By its very nature, dark social is impossible to track. Jaywing's Brían Taylor explores the most common and most unknowable channel.

Marketers have no concrete way of understanding how content is being shared or consumed on popular platforms such as Snapchat, encrypted messaging services like WhatsApp, or through older digital methods such as E-mail and SMS. This is because the links lack referral data which tells a web analytics package where traffic has come from. Nearly 84% of all online traffic referrals are now coming from dark social (RadiumOne, 2016). In the past, conversations and content were predominantly public and therefore trackable, but now the mass migration to messaging and private social apps offer a secure new conversation ecosystem. This poses a serious challenge for monitoring brand reputation and the true ROI of content. 

Z are consciously selective about what they post publicly. They share content on dark social over twice as often as their ‘broadcast’ channels - 43% update their private channels at least once a day as opposed to only 21% for public (Figure 1). However, the average time spent on each leading app, whether private or broadcast, was very similar. 

The appeal of sharing ‘moments’ which expire also shows this generation’s preference for living and sharing in the now. Despite previous generations’ goal to achieve social status through volume of engagement, this generation doesn’t carry the same measure of success. The study showed that less than a quarter (23%) only share content that they know their friends will respond to, suggesting that dark social plays well to the mentality of sharing simply due to their faith in the content quality. 

There is no magic wand for tracking content success at this point in time, but URL shorteners, digging into referral traffic and modelling likely dark “reach” based on the earned content value are all methods you can deploy to glean some modest insight.

Figure 1 – Generation Z frequency of posting on social media

When you examine Z’s attitudes surrounding brands and dark social, the significance of “personal connection” begins to emerge. Snapchat is now the intimate channel Z truly share with their friends – it offers a digital personal space and subsequently the invasion of ads can be met with disdain.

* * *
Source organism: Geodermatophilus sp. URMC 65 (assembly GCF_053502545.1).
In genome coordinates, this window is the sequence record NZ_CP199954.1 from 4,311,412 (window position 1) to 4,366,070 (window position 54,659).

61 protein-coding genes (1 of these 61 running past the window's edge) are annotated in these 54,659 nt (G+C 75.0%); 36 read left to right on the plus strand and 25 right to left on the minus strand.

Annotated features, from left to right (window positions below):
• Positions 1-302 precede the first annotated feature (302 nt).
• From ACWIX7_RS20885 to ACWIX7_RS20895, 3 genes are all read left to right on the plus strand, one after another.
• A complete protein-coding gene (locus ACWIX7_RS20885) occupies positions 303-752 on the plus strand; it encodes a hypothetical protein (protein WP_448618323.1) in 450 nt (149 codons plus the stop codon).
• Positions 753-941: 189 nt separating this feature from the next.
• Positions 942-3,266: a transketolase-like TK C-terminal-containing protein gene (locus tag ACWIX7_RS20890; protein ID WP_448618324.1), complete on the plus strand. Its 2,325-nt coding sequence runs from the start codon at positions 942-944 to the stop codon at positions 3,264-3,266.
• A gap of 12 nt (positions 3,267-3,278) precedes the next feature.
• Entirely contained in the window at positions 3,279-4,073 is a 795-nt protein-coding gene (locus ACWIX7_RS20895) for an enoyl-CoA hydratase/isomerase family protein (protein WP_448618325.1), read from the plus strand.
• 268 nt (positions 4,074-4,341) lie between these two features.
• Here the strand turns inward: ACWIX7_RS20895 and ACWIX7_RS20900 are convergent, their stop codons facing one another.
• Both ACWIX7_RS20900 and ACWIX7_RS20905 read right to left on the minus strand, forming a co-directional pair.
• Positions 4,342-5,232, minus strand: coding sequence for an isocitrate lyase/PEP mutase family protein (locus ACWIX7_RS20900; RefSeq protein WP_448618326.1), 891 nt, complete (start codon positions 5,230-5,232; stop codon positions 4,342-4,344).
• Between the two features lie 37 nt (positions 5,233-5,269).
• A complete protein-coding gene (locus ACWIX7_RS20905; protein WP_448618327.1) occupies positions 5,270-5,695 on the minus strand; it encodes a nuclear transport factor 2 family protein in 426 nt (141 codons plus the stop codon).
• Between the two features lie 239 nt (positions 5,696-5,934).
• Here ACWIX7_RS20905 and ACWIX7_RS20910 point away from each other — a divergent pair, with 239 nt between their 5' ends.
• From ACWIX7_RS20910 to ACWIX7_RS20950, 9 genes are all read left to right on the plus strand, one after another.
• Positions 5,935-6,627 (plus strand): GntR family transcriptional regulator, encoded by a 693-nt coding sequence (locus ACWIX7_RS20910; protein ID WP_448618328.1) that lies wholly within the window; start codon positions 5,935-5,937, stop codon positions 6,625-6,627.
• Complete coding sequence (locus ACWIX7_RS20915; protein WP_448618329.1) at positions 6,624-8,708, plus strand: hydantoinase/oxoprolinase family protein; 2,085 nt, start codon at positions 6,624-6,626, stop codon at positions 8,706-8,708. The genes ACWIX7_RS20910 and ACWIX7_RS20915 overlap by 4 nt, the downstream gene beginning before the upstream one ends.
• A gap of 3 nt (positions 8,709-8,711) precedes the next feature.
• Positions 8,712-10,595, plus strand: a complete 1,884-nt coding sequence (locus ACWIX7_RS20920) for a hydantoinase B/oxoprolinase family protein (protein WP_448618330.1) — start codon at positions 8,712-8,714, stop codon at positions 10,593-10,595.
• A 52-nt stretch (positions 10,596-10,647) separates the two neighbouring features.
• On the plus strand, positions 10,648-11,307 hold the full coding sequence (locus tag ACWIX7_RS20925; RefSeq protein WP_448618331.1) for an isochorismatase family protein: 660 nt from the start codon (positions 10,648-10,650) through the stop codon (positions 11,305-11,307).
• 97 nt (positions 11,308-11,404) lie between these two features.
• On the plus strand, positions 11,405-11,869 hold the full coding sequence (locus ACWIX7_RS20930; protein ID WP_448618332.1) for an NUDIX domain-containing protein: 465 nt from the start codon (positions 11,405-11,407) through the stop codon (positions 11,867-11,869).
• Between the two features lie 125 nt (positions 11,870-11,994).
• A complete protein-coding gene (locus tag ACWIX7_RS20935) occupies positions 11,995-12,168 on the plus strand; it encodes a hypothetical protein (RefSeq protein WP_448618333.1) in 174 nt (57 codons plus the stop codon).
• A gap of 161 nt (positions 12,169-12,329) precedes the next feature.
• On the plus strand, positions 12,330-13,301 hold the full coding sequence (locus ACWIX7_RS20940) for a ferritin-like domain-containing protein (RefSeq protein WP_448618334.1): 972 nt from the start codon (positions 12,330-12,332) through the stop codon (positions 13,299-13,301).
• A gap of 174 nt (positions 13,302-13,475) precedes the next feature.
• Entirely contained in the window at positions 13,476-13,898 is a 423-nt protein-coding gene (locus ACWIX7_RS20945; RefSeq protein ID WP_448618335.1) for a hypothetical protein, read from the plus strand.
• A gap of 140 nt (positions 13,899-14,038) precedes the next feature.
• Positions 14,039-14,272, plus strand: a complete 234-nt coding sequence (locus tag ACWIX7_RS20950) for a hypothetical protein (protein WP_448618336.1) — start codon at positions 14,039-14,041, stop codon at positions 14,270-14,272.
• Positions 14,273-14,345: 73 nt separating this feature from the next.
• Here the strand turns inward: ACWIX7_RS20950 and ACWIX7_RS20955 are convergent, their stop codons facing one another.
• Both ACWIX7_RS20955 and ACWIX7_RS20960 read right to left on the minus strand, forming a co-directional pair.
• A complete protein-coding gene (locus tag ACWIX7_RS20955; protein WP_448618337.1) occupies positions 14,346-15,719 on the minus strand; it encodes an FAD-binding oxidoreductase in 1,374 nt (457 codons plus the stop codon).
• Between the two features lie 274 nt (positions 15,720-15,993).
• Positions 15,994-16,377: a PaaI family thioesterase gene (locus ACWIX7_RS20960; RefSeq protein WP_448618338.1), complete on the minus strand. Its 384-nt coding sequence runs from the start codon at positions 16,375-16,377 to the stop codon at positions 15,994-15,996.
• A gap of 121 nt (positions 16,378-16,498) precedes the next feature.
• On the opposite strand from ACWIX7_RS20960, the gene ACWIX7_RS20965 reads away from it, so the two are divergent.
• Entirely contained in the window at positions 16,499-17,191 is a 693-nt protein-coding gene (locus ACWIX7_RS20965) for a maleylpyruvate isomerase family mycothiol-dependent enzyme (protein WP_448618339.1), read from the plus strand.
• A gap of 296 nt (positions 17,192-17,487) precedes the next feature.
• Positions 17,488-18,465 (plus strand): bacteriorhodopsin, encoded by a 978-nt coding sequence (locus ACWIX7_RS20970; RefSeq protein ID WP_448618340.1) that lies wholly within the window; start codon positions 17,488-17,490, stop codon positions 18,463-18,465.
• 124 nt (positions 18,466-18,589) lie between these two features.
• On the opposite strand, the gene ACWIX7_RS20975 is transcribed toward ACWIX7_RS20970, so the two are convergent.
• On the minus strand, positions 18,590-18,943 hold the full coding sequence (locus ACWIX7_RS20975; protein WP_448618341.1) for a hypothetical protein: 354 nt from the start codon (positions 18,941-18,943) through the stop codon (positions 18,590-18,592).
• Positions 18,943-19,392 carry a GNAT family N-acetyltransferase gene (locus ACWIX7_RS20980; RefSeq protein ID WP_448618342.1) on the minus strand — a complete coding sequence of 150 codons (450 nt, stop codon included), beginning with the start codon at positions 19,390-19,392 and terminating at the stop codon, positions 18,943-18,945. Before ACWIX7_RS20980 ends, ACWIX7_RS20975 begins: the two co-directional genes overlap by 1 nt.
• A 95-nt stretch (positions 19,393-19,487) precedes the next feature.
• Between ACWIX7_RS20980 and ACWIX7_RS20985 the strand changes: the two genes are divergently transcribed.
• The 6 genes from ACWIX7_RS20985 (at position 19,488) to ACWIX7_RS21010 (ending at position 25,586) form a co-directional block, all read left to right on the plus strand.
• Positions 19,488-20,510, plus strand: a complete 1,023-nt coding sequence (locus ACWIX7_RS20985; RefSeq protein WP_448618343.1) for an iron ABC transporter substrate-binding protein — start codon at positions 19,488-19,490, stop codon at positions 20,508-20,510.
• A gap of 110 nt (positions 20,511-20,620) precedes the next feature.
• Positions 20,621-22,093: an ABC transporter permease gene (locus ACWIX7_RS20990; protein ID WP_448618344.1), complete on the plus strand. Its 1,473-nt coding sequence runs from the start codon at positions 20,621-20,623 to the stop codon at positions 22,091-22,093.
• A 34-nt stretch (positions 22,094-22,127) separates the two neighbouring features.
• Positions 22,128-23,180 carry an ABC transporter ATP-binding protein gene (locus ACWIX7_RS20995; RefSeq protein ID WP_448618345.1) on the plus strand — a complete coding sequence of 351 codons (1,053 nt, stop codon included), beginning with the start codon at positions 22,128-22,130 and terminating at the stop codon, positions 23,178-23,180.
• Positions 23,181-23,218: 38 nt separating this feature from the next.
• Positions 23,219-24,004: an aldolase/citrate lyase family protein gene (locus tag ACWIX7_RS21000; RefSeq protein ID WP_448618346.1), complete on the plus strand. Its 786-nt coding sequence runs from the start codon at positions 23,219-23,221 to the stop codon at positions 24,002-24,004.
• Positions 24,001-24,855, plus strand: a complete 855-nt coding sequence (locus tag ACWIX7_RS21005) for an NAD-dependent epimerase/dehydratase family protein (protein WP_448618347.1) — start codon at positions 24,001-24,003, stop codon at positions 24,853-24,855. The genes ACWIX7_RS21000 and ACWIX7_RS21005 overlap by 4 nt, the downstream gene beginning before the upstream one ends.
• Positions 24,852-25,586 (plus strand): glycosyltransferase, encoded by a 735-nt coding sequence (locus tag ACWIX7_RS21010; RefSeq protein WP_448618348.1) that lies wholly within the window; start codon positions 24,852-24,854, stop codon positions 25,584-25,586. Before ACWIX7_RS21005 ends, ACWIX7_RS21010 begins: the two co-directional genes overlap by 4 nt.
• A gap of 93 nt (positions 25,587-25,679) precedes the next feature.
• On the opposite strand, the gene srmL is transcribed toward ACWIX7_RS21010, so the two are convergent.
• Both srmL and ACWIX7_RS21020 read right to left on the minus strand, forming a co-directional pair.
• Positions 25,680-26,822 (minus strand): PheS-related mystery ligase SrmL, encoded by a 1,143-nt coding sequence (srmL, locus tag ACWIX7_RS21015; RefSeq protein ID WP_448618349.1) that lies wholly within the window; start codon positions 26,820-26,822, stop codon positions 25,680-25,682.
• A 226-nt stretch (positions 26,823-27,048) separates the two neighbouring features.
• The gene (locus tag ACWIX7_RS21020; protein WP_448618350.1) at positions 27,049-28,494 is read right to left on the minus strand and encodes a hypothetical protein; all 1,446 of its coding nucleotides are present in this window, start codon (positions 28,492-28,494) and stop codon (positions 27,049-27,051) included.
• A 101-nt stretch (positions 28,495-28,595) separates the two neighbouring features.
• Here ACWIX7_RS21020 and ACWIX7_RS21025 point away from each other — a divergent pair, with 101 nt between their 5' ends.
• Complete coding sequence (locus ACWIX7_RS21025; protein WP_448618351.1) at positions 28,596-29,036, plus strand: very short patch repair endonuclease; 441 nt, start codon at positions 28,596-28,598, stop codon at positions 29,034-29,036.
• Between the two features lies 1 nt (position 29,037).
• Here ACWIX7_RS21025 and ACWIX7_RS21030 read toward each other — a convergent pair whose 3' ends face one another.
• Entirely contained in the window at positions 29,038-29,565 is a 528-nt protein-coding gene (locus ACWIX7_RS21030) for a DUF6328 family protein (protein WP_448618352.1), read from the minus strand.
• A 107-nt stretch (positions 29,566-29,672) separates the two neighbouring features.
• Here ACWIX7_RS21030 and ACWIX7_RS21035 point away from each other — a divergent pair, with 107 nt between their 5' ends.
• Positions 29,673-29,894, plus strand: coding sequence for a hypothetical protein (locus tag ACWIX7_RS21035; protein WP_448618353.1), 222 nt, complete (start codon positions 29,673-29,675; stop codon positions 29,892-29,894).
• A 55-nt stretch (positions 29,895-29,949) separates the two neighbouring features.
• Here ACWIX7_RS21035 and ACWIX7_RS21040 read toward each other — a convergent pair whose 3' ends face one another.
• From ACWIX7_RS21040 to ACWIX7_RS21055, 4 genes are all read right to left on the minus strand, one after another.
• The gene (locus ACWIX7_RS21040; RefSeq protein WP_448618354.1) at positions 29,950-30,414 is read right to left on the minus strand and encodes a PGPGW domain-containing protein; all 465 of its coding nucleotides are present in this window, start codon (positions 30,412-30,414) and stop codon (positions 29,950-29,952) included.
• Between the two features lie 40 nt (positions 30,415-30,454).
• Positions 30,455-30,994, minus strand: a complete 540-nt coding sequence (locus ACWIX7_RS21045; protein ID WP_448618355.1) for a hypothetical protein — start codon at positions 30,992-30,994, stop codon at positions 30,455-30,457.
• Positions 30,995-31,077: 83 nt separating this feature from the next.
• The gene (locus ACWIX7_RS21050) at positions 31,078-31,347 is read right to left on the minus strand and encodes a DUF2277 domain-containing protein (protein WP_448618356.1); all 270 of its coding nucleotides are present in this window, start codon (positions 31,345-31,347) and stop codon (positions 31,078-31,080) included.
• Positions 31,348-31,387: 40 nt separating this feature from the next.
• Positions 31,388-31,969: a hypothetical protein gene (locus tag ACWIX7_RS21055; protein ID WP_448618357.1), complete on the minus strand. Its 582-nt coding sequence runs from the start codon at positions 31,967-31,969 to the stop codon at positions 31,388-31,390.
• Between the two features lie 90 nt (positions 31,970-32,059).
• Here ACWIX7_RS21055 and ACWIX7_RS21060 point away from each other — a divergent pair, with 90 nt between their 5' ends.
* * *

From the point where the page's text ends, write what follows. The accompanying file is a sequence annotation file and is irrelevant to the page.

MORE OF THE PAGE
If you’re looking to advertise to Z on social, there’s a marked difference to be noted between Z’s receptivity to ads on different channels. Z feel less negatively about brand advertising on Facebook, Twitter and Instagram compared to Snapchat and YouTube (27% of Z dislike ads on Snapchat stories – compared to 18% on Instagram, 16% on Twitter, 25% on YouTube and 21% on Facebook) (Figure 2).

Designing content that calls out audiences, their characteristics, and has a personal touch will ultimately perform well. Gen Z will share content that not only appeals to them, but that has a marked appeal to their mates, and will reward brands accordingly.

Figure 2 – Generation Z attitude towards brand advertising on social media

Key brand points

  1. Focus on improving measures you can see, as they are likely to be echoed on dark social. Negative sentiment publicly played out over Twitter is undoubtedly being mirrored privately in messages between peers.

  2. Utilise your known metrics for share and brand noise (prompted and unprompted) to glean insight into the probability of “immeasurable” noise - dark social should be part of your earned reach ROI and inform decisions on how much organic content is worthy of investment.

For more insights on Gen-Z, read Jaywing’s full report:
Nine questions brand marketers want to ask Gen Z - answered